What Makes That House Resilient?
Several features concur in making that place robust. Namely:
- The neighbors. My neighbors are by far the most important of all and I am so thankful to them. Resilience by yourself does not exist!
- The architecture. Built decades ago, the house was erected with local stones. Walls were assembled and cemented so that they would stand. As a result, the house stands harmoniously within the landscape, and the walls provide a reasonable thermal insulation: they keep the warmth inside during the winter while providing a refreshing coolness in summer. As risk specialists say, the more a technology has been around and the more it has chances to stick. This kind of walls and architecture has stood for centuries, if not millennia. Thus they also have every chance to stick.
- The sunlight. Ardèche benefits from a fairly good weather, with lots of sunny days, and I took advantage of this to install solar panels. Some of these turn the sunlight into power, others turn it into heat so that we get hot water without consuming anything or polluting.
- The wind. Hilly places tend to be windy as well, airstreams flowing between the ups and downs. The Ardèche is no exception. Besides the solar panels, I mounted a small windmill on a ten-meter high pole. Believe me, this gear is very small compared to the massive windmills one an see all over Europe, yet it produces twice more energy than the house consumes! Surplus energy from the windmill and panels is sold to Électricité de France. Thus, these energy-producing installations help feeding the grid with a renewable, environment-friendly resource while helping me to pay for unavoidable expenditures as well.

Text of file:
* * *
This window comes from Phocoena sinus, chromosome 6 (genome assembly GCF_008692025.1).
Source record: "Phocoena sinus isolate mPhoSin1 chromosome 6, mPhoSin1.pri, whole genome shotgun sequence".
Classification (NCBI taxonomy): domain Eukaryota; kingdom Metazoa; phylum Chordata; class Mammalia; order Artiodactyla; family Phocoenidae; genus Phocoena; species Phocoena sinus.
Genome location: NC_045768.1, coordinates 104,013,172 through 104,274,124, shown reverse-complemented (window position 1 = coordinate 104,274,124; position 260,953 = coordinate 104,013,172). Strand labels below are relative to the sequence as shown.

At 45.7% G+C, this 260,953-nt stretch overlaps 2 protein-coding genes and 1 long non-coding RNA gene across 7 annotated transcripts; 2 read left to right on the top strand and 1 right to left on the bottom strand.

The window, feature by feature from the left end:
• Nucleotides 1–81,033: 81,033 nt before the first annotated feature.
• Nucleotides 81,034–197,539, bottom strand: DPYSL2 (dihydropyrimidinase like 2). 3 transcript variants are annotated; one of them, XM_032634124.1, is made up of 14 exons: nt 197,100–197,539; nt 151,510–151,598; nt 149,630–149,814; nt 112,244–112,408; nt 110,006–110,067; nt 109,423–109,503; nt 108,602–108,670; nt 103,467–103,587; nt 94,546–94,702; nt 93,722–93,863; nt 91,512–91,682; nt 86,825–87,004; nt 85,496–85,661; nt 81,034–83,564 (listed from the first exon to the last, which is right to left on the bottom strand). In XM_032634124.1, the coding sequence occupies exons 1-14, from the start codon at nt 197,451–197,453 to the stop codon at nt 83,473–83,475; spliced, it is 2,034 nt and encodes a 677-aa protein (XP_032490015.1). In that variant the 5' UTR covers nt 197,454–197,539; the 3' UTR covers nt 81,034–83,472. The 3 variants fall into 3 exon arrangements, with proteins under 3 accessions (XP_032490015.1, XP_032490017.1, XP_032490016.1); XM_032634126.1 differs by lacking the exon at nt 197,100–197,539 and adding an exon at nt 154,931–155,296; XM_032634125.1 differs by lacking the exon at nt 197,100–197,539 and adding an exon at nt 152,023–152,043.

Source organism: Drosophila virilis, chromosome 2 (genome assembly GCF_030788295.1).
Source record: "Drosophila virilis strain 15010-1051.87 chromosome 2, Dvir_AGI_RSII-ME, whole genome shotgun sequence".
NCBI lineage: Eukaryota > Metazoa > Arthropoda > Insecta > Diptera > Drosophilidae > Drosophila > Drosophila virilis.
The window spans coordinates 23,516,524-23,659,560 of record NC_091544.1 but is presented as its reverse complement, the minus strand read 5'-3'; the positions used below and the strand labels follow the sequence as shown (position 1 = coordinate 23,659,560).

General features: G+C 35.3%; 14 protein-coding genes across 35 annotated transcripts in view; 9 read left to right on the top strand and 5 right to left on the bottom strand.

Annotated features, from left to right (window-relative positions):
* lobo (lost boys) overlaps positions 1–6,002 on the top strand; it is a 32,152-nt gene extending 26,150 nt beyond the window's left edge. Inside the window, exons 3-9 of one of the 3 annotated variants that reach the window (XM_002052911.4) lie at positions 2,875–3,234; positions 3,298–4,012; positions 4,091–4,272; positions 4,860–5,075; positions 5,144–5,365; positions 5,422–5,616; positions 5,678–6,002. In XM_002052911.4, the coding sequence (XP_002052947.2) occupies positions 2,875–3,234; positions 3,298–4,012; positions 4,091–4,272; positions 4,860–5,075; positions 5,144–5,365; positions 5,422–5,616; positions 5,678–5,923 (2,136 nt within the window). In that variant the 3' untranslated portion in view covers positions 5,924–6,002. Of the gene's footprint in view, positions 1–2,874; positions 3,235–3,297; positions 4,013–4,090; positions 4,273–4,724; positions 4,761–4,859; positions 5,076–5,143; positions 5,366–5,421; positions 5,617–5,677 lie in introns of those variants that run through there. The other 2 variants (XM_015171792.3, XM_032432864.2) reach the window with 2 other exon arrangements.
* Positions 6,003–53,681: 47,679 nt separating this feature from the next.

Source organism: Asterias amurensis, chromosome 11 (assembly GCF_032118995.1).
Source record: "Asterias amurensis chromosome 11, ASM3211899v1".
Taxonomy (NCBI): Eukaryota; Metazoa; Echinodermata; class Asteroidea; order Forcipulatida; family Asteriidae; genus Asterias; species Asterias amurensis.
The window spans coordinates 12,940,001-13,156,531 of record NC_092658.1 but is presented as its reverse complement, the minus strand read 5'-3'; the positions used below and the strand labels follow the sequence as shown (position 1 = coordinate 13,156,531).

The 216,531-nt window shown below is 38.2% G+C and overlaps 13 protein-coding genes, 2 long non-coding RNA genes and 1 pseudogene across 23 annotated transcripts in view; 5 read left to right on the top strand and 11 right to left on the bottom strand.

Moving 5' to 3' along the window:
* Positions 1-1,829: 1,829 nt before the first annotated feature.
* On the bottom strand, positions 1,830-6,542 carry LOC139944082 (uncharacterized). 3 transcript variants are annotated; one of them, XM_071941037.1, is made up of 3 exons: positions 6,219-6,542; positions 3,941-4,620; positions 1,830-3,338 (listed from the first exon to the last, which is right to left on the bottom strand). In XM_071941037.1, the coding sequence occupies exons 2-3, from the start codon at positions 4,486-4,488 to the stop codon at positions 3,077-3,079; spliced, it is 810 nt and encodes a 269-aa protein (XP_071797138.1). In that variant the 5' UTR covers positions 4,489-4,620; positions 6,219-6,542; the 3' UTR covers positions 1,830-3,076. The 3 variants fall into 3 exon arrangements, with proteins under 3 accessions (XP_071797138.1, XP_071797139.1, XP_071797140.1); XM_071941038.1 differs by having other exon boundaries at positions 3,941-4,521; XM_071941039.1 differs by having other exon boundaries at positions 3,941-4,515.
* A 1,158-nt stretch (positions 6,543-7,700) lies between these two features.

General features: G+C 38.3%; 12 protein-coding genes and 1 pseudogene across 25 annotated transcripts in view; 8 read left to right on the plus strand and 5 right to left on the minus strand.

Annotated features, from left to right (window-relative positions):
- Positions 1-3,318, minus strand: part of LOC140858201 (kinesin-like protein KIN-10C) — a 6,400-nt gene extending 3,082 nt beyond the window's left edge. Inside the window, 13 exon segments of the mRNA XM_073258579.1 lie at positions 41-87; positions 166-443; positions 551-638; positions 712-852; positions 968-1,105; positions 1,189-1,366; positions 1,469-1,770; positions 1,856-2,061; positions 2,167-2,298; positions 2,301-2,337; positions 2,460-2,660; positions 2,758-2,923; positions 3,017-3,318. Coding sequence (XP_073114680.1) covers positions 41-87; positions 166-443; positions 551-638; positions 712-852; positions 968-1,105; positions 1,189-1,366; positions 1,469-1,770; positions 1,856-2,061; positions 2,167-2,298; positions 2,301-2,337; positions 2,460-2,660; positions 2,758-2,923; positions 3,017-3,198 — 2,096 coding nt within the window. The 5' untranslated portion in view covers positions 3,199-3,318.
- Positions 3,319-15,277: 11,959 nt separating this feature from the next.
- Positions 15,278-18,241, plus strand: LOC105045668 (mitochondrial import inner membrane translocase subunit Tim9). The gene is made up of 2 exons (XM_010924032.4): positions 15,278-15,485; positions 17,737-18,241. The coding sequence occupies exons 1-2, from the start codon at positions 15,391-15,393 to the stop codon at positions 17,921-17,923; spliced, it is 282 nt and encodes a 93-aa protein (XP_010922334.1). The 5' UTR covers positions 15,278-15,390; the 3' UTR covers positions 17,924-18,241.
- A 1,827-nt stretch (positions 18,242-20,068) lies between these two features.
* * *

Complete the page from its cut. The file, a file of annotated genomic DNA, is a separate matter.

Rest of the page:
- The wood. I a traditional wood stove and a closed fireplace. Just put a modest amount of wood in there—OK, chopping wood wood is definitely not that easy, but no one said it had to be easy either—and once the fire is properly started you get hours of a gentle warmth radiating all over the place.
- Organic gardens. A greenhouse allows me to grow tomatoes, eggplants and many other vegetables, while the rest of the land is planted with lemon trees, apple trees and others as well. No organic certifier has visited my gardens, but using absolutely no chemical pesticides, I can tell everything is organic.
In a nutshell, thanks to both traditional and modern means, the house uses renewable, prevalent and local resources to produce energy and commodities instead of consuming. This is the key to resilience. Do not depend on external production centers, but be your own center.